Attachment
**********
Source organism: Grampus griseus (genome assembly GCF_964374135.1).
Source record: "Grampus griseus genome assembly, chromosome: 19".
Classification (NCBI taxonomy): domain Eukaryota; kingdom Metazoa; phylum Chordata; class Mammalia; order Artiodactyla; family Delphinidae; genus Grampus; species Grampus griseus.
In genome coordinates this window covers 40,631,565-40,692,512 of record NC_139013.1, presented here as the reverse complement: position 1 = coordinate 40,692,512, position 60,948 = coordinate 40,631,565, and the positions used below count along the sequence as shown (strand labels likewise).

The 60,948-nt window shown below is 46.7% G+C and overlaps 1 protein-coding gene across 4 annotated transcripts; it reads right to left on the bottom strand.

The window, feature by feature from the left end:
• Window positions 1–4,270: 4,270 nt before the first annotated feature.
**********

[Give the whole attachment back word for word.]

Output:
Source organism: Grampus griseus (genome assembly GCF_964374135.1).
Source record: "Grampus griseus genome assembly, chromosome: 19".
Classification (NCBI taxonomy): domain Eukaryota; kingdom Metazoa; phylum Chordata; class Mammalia; order Artiodactyla; family Delphinidae; genus Grampus; species Grampus griseus.
In genome coordinates this window covers 40,631,565-40,692,512 of record NC_139013.1, presented here as the reverse complement: position 1 = coordinate 40,692,512, position 60,948 = coordinate 40,631,565, and the positions used below count along the sequence as shown (strand labels likewise).

The 60,948-nt window shown below is 46.7% G+C and overlaps 1 protein-coding gene across 4 annotated transcripts; it reads right to left on the bottom strand.

The window, feature by feature from the left end:
• Window positions 1–4,270: 4,270 nt before the first annotated feature.